[URL=’’][SIZE=4]ACS Approval Program for Bachelor’s Degree Programs[/SIZE][/URL]

    [SIZE=4]Schools that meet these requirements can advertise themselves as “ACS accredited”. However, the American Physical Society does not have a similar program.[/SIZE]

    [SIZE=4]Yet another point: in the US, course requirements for a degree are usually intended to be [B]mininum[/B] requirements. Students can and do take courses beyond the ones that are specifically required, even beyond any number of elective courses that they are required to take, depending on what they plan to do with the degree. I have the impression that in some countries, degree requirements are very complete and rigid, so this may cause some confusion.[/SIZE]

  3. jtbell says:

    [QUOTE=”ELB27, post: 5116747, member: 516388″]the names are a semi-arbitrary choice of the university?[/QUOTE]

    There’s no standard distinction between B.A. and B.S. in the United States.

    Some schools (such as the college where I did my undergraduate) offer only a B.A. in physics, some offer only a B.S.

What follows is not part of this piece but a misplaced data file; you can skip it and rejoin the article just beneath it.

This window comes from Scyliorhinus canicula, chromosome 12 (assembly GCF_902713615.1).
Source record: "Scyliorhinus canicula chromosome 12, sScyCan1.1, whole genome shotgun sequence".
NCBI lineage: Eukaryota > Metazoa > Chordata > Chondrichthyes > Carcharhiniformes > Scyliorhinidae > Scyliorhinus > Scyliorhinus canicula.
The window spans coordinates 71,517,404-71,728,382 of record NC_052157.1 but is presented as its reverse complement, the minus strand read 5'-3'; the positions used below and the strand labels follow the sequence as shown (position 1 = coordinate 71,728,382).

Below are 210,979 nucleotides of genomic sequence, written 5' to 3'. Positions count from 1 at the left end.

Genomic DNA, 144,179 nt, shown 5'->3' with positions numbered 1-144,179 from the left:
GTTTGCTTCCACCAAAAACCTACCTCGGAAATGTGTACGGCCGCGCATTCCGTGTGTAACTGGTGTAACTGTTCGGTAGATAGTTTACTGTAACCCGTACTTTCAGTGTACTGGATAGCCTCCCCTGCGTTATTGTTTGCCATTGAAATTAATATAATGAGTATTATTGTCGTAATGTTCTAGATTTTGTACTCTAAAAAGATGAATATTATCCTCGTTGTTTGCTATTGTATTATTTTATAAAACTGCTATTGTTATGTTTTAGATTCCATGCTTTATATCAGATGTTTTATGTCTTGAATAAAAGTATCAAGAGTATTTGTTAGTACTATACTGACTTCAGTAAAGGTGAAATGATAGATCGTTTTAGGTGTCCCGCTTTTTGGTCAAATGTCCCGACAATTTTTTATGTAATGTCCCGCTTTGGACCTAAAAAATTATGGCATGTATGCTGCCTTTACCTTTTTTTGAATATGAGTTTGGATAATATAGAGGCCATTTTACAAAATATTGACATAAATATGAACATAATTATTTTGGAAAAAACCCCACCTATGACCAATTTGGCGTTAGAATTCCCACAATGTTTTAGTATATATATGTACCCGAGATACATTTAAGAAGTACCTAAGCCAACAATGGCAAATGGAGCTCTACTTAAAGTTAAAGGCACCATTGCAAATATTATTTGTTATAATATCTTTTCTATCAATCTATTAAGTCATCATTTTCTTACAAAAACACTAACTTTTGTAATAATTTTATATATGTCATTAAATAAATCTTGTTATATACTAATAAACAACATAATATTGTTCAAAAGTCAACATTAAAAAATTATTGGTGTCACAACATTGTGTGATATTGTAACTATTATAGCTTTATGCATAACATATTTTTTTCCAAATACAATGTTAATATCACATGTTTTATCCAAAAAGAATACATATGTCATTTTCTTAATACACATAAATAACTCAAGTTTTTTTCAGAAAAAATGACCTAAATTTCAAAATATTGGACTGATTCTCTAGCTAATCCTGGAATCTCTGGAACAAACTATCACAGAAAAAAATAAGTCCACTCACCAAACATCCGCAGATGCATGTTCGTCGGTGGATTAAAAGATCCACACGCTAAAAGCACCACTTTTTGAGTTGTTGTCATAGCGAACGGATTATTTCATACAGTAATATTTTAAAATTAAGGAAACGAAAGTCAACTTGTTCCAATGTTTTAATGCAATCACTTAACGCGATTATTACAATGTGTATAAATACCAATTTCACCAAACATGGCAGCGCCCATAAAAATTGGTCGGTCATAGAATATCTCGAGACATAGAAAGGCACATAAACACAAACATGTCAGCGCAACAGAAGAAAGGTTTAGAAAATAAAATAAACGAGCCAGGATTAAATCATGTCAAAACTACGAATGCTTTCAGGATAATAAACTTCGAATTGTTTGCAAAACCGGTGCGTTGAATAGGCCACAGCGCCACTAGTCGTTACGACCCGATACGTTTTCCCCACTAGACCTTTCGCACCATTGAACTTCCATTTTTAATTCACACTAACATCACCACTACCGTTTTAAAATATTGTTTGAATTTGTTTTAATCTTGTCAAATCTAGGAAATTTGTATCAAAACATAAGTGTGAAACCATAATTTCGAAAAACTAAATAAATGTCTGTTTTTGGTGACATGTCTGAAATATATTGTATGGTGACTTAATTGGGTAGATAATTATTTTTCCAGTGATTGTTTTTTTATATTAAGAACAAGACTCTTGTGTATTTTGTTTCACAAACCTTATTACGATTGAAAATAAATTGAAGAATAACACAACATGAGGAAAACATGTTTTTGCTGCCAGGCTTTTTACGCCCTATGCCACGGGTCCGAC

Some schools offer both a B.A. and a B.S., in which case the B.A. may be less “rigorous” in terms of physics courses, or it may simply include a larger number of “general education” classes outside of physics, for example in languages, history, etc.

    I’m pretty sure graduate schools in the U.S. don’t pay any attention to the precise title of the bachelor’s degree, but instead look at the actual courses that you have taken and how well you did in them.

  4. G01 says:

    It's somewhat arbitrary I think. It even happens with some masters degrees.  My graduate program actually did not offer an M.S. (or M.Sc.) in physics, only a masters of arts (M.A.) or a Ph.D.  The M.A. degree did not require a thesis component.  So perhaps this is why it was not called an M.Sc.Additionally, one could not even apply to the program with the goal of leaving with the M.A.  You had to apply to the PhD program and either declare the M.A. "along the way" to the PhD or leave the PhD program after getting the M.A.

  5. ELB27 says:

    Very helpful post!I have a question regarding the 2nd paragraph – what's the difference between a B.A. in physics and a B.Sc? I thought that the two are identical and the names are a semi-arbitrary choice of the university? Is there a significant advantage of getting one over the other? (in the U.S. at least?)